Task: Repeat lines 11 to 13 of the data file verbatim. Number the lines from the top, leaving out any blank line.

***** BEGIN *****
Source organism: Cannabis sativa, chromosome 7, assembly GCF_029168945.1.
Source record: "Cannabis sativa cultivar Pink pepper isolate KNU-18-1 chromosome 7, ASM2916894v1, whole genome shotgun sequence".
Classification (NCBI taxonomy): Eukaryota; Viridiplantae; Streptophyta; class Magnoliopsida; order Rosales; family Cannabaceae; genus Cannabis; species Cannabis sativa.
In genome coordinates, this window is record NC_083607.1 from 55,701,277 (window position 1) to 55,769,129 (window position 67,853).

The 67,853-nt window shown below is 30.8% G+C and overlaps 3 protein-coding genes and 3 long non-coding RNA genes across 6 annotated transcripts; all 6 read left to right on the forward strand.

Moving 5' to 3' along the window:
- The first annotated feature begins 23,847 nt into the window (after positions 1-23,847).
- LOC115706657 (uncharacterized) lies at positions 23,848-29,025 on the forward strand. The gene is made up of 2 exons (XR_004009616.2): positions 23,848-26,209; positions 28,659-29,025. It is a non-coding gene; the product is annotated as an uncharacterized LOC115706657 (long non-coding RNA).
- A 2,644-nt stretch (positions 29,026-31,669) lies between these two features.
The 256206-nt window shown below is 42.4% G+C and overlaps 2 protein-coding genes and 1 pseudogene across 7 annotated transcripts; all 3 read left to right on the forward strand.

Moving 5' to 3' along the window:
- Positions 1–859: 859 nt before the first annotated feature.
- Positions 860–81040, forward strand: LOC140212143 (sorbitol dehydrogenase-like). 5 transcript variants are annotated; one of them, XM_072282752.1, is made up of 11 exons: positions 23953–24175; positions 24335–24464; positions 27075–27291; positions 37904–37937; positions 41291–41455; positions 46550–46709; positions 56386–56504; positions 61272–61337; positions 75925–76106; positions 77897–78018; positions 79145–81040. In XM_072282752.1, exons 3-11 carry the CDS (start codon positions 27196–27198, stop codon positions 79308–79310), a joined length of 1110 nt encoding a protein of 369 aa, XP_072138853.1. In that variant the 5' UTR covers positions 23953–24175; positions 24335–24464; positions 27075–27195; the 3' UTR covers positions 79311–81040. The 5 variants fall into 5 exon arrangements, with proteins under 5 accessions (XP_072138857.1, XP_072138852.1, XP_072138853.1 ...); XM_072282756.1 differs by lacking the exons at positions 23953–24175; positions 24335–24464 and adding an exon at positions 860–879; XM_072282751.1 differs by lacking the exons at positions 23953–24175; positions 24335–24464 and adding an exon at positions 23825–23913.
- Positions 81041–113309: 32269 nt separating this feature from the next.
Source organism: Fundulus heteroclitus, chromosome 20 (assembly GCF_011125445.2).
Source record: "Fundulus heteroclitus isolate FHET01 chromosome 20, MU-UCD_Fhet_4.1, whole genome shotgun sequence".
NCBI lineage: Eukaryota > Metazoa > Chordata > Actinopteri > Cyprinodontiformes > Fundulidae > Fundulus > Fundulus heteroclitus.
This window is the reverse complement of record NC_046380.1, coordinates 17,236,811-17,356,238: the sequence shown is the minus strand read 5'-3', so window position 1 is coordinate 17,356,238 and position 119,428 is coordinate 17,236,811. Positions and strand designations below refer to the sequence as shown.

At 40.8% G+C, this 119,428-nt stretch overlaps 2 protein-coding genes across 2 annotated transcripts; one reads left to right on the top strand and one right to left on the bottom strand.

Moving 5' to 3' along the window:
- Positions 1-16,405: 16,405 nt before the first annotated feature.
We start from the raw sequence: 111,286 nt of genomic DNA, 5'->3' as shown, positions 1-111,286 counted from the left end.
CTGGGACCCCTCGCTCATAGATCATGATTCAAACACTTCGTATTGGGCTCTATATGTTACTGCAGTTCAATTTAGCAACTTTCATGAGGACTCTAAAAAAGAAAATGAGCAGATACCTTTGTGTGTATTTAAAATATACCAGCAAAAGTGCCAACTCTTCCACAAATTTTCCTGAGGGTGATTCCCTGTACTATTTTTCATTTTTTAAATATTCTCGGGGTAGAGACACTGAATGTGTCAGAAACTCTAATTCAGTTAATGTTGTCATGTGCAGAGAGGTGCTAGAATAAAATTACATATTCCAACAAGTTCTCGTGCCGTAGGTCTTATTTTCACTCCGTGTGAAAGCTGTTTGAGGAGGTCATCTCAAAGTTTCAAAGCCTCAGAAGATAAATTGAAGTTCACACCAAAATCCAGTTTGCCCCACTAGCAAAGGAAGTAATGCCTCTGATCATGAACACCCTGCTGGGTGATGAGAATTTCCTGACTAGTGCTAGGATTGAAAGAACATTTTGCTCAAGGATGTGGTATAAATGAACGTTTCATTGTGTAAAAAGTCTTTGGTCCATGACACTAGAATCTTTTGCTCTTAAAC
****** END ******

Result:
Moving 5' to 3' along the window:
- Positions 1–859: 859 nt before the first annotated feature.
- Positions 860–81040, forward strand: LOC140212143 (sorbitol dehydrogenase-like). 5 transcript variants are annotated; one of them, XM_072282752.1, is made up of 11 exons: positions 23953–24175; positions 24335–24464; positions 27075–27291; positions 37904–37937; positions 41291–41455; positions 46550–46709; positions 56386–56504; positions 61272–61337; positions 75925–76106; positions 77897–78018; positions 79145–81040. In XM_072282752.1, exons 3-11 carry the CDS (start codon positions 27196–27198, stop codon positions 79308–79310), a joined length of 1110 nt encoding a protein of 369 aa, XP_072138853.1. In that variant the 5' UTR covers positions 23953–24175; positions 24335–24464; positions 27075–27195; the 3' UTR covers positions 79311–81040. The 5 variants fall into 5 exon arrangements, with proteins under 5 accessions (XP_072138857.1, XP_072138852.1, XP_072138853.1 ...); XM_072282756.1 differs by lacking the exons at positions 23953–24175; positions 24335–24464 and adding an exon at positions 860–879; XM_072282751.1 differs by lacking the exons at positions 23953–24175; positions 24335–24464 and adding an exon at positions 23825–23913.